Opening song ‘Sylvan’ is comprised of three distinct sections, Davies’ serpentine vocal melody weaving through each, loosely holding them together with a series of indistinct but strangely evocative words and phrases. The primitive drum beat and slow harmonic tempo of section one gives way through an extended guitar riff to a stark, anticipatory middle section and ultimately to a dynamic and dramatic climax in the third and final section.
The minor key Spanish guitar melody warms but doesn’t disguise the sinister undertones in ‘Marking the Heart of a Serpent’. Davies’ vocal tone is once again light and limber in the fluid melodic line, almost hypnotic in quality, and it leads the unsuspecting listener to a bit of a shock in the dynamic attack of the song’s middle section. The lyricless instrumental frenzy of section three stretches into a coda that runs out of steam rather than coming to a conclusive finish.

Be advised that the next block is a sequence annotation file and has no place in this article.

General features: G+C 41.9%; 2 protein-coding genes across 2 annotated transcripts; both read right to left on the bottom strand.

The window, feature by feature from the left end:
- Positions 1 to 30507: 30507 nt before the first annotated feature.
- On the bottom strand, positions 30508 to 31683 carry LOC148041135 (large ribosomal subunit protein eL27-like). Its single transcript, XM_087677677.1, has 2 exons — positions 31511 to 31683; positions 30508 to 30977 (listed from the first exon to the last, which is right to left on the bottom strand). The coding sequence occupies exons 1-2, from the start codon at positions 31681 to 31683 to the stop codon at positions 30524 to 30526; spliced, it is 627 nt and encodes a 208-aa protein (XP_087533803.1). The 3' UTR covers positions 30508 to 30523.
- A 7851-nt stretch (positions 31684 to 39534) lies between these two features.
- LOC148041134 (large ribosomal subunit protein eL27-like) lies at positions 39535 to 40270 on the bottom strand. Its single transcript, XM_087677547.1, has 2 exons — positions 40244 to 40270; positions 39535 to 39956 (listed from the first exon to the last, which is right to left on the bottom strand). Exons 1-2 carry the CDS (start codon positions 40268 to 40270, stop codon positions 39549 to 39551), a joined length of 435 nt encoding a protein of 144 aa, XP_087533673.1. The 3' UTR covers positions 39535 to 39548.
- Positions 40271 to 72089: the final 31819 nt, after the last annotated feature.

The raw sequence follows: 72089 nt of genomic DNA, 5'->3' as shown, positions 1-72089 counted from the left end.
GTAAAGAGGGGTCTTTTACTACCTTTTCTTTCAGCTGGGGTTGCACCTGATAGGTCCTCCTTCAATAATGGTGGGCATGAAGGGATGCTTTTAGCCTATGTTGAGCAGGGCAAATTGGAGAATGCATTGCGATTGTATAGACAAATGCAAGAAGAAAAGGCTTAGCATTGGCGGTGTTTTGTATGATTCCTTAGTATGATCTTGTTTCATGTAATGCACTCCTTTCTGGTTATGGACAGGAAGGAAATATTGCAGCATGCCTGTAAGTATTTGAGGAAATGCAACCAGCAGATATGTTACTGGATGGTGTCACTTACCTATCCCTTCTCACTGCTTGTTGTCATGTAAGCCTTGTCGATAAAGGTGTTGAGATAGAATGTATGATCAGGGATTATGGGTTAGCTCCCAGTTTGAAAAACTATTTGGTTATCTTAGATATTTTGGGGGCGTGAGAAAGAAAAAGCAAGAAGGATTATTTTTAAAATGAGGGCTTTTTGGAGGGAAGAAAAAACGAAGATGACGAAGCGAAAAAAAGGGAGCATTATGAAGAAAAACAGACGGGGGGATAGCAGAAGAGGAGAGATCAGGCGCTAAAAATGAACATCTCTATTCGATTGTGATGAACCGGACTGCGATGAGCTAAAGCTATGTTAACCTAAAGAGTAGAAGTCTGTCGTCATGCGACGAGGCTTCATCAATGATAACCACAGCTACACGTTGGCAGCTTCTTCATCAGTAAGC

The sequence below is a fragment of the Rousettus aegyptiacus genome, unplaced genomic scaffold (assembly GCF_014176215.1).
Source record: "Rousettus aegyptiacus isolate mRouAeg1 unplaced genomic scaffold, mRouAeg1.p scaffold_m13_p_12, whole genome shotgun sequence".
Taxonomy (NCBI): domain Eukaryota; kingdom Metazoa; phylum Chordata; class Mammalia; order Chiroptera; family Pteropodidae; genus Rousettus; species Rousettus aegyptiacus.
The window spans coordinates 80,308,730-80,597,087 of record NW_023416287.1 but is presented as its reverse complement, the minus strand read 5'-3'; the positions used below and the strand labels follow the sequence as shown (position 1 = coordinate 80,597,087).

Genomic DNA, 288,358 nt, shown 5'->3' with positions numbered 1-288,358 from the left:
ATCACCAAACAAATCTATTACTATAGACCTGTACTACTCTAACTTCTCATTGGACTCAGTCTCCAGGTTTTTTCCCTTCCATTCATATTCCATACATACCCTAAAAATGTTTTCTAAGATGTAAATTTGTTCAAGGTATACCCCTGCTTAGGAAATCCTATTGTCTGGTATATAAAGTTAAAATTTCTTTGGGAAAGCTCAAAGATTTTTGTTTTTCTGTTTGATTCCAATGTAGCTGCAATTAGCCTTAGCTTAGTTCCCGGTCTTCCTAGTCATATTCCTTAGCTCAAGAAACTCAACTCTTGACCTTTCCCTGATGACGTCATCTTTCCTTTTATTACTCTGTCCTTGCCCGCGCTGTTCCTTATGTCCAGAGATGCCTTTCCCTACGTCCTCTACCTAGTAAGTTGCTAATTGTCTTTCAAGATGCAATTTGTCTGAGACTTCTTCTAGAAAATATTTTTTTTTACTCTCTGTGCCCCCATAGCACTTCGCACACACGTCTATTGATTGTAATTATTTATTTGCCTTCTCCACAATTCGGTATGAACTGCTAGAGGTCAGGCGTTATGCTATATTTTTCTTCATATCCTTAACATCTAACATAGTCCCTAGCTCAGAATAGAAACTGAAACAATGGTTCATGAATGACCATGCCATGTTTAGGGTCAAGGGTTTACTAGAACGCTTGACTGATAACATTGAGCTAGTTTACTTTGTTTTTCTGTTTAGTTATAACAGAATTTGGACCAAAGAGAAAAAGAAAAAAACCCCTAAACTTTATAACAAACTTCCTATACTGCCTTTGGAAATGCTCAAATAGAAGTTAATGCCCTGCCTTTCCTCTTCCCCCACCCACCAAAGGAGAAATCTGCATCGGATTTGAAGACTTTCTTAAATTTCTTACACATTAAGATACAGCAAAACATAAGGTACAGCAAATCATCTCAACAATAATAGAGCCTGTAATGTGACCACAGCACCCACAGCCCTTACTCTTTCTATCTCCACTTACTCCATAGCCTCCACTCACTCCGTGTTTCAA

‘The Wolf’s Sun’ opens with the protracted growl of guitars and singularly Gothic-sounding lyrics: “so lead me through the dark / your fingers clawing at my heart / clutching me against your breast / inside your crook, I’ll lay my head”. The hypnotic initial combination of steady bass ostinato and amorphous vocal melody evolves into a surprisingly groove-based middle section, and a positively primal freak out at the song’s end.
Closing track ‘The Reverist’ opens with a slow, hazy instrumental prelude that evokes a vague visual idea of gradually emerging from shadow into a dim and misty light. Davies’ middle section lyrics, however, twist the narrative into something more sinister with the repeated phrase “ships on fire”. The musical arrangement follows suit, growing more and more agitated before it descends into the depths of its own eventual demise.